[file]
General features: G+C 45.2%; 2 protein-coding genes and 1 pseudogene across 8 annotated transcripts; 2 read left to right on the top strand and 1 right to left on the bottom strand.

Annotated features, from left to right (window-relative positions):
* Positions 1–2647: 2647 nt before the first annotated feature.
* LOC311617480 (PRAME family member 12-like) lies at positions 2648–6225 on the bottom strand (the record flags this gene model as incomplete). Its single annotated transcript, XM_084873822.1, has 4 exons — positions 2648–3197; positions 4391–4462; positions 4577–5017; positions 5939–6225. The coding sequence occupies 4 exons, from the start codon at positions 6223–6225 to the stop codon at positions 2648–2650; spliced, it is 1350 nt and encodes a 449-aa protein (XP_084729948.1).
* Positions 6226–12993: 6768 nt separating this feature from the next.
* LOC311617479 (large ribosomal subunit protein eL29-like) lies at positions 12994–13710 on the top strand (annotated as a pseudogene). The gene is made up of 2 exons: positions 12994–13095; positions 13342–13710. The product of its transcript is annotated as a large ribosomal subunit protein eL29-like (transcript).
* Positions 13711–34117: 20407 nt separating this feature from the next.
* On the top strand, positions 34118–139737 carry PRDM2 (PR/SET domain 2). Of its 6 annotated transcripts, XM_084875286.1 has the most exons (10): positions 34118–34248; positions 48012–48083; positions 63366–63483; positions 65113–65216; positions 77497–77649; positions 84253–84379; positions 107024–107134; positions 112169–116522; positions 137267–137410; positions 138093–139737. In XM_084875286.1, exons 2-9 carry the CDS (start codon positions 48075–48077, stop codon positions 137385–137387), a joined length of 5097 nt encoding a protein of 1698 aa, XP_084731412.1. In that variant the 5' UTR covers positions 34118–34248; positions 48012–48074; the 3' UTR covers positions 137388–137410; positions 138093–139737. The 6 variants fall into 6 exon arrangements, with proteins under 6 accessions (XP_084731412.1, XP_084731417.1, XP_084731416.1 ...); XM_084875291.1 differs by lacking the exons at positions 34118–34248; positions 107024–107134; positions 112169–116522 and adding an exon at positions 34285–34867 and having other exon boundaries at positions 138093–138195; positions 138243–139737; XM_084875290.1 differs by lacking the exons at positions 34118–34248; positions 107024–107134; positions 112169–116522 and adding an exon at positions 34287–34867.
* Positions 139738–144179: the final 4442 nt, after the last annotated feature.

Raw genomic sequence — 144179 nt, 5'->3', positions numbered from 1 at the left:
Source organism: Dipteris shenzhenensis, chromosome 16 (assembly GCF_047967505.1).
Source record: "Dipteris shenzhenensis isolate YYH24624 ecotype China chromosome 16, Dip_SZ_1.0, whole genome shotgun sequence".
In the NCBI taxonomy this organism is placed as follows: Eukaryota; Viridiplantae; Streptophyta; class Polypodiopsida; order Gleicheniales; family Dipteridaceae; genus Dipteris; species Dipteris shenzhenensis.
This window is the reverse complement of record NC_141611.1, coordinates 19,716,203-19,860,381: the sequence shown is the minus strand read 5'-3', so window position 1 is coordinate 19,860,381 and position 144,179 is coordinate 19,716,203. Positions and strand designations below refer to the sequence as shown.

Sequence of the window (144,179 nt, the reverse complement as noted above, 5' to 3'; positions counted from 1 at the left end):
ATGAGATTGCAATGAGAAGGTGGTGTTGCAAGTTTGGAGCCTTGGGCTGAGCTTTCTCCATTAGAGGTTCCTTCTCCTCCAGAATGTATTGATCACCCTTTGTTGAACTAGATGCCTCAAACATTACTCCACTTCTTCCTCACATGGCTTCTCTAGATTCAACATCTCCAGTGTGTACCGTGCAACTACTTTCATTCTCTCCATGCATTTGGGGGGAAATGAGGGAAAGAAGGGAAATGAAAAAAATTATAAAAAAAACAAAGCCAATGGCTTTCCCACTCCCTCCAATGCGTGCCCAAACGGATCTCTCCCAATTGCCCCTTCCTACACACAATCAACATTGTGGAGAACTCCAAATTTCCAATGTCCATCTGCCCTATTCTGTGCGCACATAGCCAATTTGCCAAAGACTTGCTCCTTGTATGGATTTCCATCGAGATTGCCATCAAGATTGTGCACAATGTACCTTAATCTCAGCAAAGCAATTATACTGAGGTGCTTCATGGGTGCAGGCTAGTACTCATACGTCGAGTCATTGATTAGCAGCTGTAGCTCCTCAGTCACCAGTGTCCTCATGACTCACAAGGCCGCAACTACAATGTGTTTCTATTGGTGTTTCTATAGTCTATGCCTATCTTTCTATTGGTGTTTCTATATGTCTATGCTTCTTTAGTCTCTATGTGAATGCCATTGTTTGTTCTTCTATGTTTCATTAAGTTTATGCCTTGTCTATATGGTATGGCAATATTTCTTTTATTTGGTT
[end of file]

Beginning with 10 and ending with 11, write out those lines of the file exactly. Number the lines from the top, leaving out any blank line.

Raw genomic sequence — 144179 nt, 5'->3', positions numbered from 1 at the left:
Source organism: Dipteris shenzhenensis, chromosome 16 (assembly GCF_047967505.1).